Remember, "for" is used to talk about a period of time, and "since" is used to talk about a point in time. If you can remember this, you'll be using these words correctly in no time!
"For" and "since" are two words that are often used together in English. They are both used to talk about time, but they have different meanings.
"For" is used to talk about a period of time.
I've been waiting for two hours.
I'm going to be away for a week.
"Since" is used to talk about a point in time. For example:
I've been waiting since 2 o'clock.
I've been working here since June.
Now that you know the difference between "for" and "since", let's look at some examples of how to use them.
I've been studying English for six months.
I've been living in New York since 2009.
I haven't seen her for two weeks.
I've been working on this project since Monday.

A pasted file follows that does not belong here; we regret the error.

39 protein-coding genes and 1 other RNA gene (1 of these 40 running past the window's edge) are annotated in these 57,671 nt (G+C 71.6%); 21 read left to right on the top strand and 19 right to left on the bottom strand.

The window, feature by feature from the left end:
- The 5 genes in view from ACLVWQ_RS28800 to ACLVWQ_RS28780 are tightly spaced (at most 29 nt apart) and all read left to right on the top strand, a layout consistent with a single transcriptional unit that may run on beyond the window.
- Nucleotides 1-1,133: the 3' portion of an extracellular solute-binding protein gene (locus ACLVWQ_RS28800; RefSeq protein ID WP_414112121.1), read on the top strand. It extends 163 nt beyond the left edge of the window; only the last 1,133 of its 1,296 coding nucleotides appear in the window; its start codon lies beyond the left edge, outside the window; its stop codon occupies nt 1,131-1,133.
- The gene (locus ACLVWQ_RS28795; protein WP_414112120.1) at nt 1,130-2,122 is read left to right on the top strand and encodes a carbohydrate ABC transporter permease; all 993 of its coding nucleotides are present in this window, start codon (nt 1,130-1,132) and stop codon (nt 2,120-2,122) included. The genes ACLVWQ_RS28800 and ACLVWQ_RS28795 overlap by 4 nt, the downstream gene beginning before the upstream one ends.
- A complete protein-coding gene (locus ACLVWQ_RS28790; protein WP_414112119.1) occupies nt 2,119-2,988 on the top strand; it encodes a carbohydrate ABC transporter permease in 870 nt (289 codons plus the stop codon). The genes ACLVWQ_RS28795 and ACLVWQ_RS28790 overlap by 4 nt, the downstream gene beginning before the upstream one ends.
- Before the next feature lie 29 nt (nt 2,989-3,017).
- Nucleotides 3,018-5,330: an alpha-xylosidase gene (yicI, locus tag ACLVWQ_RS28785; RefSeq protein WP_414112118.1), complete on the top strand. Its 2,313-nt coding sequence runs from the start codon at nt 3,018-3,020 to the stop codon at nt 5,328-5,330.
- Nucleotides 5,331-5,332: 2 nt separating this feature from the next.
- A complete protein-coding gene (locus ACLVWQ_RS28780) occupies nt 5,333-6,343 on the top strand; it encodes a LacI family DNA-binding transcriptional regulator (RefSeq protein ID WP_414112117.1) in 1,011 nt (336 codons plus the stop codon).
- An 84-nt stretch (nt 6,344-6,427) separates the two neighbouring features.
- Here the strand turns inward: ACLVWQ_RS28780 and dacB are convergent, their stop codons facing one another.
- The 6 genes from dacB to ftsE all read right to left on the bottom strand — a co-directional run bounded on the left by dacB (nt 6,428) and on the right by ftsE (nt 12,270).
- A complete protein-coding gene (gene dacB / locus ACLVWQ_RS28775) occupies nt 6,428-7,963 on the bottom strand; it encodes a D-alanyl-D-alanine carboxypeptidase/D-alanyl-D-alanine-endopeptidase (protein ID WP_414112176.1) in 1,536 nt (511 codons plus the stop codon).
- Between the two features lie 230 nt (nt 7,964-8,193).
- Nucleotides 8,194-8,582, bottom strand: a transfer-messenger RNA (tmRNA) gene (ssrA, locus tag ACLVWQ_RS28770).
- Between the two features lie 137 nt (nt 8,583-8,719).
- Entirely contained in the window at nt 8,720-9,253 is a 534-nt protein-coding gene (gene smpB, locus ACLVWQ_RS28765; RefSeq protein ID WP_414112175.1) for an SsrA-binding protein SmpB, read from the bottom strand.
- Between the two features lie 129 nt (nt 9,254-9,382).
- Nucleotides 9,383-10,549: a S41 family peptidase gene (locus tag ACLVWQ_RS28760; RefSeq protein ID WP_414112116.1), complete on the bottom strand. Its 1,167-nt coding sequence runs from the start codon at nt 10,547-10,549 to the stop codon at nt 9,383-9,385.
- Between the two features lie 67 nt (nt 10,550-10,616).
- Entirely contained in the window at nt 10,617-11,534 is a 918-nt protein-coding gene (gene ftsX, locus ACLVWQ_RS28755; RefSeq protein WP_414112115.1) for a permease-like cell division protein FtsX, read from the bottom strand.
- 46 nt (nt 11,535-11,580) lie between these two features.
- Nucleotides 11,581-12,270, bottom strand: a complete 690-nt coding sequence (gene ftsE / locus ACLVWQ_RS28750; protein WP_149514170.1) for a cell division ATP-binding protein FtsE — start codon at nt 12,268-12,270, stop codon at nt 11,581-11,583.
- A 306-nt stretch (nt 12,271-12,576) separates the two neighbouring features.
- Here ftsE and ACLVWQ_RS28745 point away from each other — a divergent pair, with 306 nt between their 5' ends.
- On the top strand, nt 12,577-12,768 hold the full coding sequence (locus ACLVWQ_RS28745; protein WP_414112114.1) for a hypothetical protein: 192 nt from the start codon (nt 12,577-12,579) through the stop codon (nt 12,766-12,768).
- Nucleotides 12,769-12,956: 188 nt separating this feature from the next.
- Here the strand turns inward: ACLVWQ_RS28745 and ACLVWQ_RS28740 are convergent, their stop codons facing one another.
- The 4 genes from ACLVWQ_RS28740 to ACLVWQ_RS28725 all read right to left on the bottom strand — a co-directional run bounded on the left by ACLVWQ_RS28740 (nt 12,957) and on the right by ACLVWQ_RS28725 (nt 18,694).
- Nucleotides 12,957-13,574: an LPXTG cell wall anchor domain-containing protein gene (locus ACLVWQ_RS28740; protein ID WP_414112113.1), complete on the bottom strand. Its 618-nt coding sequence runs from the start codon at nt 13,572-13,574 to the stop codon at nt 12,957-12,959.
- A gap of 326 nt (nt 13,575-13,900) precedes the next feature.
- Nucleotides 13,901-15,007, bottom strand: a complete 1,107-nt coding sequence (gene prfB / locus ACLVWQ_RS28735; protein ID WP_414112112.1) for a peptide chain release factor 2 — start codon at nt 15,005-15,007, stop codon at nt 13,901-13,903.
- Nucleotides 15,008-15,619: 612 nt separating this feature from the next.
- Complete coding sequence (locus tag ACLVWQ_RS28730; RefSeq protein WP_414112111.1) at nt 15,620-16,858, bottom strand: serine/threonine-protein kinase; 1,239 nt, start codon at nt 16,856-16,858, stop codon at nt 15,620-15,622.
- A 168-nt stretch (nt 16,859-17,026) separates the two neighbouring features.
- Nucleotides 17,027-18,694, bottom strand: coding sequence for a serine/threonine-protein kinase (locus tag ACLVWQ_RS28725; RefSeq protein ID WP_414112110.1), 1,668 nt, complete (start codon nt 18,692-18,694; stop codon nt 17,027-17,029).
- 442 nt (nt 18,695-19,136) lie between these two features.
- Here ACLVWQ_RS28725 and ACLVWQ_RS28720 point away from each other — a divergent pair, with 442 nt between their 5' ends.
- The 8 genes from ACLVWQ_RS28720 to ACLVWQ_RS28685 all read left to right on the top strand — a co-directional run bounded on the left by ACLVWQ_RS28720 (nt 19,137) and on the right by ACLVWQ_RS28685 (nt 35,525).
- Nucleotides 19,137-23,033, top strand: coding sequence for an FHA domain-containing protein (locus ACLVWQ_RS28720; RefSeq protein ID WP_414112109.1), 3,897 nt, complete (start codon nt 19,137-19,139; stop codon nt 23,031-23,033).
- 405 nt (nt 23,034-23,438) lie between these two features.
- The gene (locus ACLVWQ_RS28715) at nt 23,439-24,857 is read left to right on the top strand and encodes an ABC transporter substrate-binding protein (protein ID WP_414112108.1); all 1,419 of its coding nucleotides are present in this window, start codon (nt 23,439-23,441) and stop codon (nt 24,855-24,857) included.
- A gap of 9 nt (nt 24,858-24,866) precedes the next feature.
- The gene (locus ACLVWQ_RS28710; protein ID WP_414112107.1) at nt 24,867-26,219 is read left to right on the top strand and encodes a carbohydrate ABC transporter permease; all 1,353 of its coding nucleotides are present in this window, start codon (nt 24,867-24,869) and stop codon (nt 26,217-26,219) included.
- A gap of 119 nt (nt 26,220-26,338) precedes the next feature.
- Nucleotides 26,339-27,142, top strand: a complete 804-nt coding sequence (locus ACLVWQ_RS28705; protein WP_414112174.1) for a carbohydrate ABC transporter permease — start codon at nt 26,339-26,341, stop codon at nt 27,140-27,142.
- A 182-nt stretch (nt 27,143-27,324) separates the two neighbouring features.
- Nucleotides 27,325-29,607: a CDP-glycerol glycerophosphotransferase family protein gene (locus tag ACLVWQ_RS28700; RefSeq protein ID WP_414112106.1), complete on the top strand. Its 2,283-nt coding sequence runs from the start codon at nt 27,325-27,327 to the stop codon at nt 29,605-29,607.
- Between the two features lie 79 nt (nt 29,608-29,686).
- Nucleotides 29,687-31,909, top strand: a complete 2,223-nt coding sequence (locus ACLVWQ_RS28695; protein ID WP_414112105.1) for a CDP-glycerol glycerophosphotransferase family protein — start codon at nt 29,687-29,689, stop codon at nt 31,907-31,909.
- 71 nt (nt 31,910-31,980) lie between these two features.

I have been waiting for you for an hour.
I have been waiting since one o'clock.
The prepositions "for" and "since" are among the most perplexing groups of prepositions. Most people have made the error of using these words interchangeably in statements, which has led to the majority of times when they have been used incorrectly. How can you ensure that you know when to use "for" and when to use "since"? Students that read this article will have all of their questions answered.
Prepositions are crucial in the English language. Additionally, the prepositions "for" and "since" are used to denote time. Since both of these expressions refer to a period of time, they can easily cause confusion in pupils. As you can see, "for" is used with a length of time, and "since" is used with a point in time.